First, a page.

I listened to Marvin Gaye’s song What’s Going On yesterday. And I listened again today. I felt he was speaking directly to me. His challenge to me, a white woman: You tell me what’s going on.
I can tell you. And also, I can’t.
Gaye laments, in 1971, “Mother, mother, there’s too many of you crying. Brother, brother, brother, there’s far too many of you dying.” Why, oh why, are his words still so timely, with their talk of brutality and blindness? And how can his song also convey hope? How can it convey supreme confidence in love and generosity, directed to (and expected from) the very people — the very system — that creates and maintains our baffling brutality and blindness?
“Talk to me, so you can see,” begs Gaye.
I pray for eyes that will truly see what’s right in front of me. I pray for ears to listen to cries and calls and stories that are all too ordinary to too many people, to you my friends of color. I pray for a way to use my gifts – whatever they are — to help push this moment into a movement and to stand as an antiracist at every opportunity. The work is mine to do, and I will do it.
I make that pledge.
But I’ve pledged that before. Beautiful words — and still I do not change.
In another song on Gaye’s powerful album, his words almost bleed. He pledges, when “the rest of the folks are tired and weary, oh Lord, and have laid their bodies down. Ah, yeah, I go to a place where danger awaits me.” What is that place for me? Rage and anger discomfort me. Is that my place of danger, the hill I must climb, rising up from the plains of sorrow to the higher view awakened by anger — even if that view destabilizes me and brings me to my knees?
As I write that, I see that I must fall to my knees and that I must do so from rage, not from my customary place of humility or supplication or peace. And then I must rise. I must be angry because I love, not in spite of love. I think of Jesus, in supreme rage, upending the tables of the money changers because they blasphemed God’s holy place. Now it is I who have blasphemed God’s holy place by quietly forgetting that race-awareness is an option for me and never an option for people of color. My friend, sixty years old, walked her dog one night in her lovely neighborhood through a small field across from her lovely home. And she is stopped by the police. You can forget about race, she told me; I never ever can.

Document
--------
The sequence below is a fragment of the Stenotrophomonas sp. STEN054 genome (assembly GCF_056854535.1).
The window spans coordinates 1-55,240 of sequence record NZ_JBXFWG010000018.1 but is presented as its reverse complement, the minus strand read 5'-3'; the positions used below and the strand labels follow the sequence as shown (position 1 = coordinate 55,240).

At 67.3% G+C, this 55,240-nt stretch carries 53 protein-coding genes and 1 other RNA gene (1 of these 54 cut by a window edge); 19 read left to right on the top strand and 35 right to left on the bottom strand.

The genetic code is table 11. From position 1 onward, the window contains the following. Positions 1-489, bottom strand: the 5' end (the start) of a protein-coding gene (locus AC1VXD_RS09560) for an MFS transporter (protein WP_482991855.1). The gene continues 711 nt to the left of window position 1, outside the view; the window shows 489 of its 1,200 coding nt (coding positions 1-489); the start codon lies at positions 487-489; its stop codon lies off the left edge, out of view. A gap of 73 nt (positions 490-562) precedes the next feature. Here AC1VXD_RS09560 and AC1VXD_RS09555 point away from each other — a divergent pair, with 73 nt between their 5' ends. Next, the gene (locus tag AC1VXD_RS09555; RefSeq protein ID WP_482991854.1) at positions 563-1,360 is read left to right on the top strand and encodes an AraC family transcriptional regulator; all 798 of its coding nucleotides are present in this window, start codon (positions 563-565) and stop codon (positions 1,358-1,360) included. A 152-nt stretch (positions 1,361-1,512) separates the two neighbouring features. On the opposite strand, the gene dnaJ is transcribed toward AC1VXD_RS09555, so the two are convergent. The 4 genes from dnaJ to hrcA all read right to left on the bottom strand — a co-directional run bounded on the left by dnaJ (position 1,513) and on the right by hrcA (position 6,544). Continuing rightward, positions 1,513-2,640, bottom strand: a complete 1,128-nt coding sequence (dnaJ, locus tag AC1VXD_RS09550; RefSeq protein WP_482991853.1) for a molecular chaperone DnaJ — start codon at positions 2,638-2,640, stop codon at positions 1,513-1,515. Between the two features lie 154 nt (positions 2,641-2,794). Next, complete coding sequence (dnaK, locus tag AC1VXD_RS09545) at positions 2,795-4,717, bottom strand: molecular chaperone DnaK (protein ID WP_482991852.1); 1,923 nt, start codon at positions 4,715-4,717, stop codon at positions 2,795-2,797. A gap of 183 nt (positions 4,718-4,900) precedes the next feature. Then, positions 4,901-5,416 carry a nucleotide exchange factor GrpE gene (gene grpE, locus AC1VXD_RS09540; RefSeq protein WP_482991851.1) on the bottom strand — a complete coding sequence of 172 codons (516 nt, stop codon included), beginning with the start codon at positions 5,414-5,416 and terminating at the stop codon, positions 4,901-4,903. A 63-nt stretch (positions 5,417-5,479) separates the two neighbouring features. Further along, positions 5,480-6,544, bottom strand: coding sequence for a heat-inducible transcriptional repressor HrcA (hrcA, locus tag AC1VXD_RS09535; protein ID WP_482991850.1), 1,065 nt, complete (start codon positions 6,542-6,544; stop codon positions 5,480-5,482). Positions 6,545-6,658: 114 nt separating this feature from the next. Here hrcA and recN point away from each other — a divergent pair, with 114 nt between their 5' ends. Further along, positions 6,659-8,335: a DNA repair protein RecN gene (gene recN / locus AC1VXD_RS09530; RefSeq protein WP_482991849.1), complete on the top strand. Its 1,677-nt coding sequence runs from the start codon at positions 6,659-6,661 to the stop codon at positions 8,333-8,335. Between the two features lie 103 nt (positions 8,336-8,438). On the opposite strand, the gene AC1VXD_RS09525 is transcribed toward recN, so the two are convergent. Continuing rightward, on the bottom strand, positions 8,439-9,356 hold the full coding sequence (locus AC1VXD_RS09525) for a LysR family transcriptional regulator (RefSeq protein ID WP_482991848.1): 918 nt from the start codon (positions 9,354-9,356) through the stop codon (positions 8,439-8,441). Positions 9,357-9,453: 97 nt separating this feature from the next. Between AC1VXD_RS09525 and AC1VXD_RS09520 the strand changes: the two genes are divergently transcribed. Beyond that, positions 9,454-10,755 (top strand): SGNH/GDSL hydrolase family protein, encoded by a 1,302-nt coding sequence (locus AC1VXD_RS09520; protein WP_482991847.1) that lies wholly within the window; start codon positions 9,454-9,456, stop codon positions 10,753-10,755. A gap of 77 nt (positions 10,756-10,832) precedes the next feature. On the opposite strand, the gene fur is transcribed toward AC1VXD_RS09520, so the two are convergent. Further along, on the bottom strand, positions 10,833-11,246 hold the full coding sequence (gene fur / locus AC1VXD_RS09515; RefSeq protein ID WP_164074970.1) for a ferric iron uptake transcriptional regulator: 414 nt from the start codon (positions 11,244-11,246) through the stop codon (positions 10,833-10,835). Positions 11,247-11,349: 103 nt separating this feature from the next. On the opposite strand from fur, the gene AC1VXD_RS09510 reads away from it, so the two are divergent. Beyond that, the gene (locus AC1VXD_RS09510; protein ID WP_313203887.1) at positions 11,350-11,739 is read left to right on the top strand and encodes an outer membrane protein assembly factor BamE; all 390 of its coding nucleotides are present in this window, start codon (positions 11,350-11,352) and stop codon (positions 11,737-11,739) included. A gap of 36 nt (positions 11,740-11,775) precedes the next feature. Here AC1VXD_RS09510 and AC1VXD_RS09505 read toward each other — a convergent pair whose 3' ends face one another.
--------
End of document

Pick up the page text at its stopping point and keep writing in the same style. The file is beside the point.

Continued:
I, meanwhile, once stupidly attempted to drive through DC with a table insecurely bound to the back of my Prius. When the police stop me, I promptly got out of the car to acknowledge my guilt. Lady, they said, don’t ever do that. And I realized that if I had been black, I might have been shot. I’m not, and I wasn’t.
I am the moneychanger. Christ’s rage must first be directed to me. As I write this and the tears overwhelm me, I see that perhaps grief — not rage — is my place of danger. I must grieve. I, who flings her arms wide to joy, must instead kneel in grief.
Marvin Gaye again speaks directly to me. In Save the Children, he laments, “When I look at the world, it fills me with sorrow.” And yet his music is infused with hope and a belief that we “can save our sweet world.”
From the same song on the second time through his album — literally as I struggle to conclude my writing — Gaye offers me this: “I just wanna ask a question: who really cares, to save a world in despair, who really cares? Who’s willing to try?”
Oh, Marvin Gaye, hear me and believe me: I care. I’m willing to try. I am the money changer, grieving and risen.
What about you?
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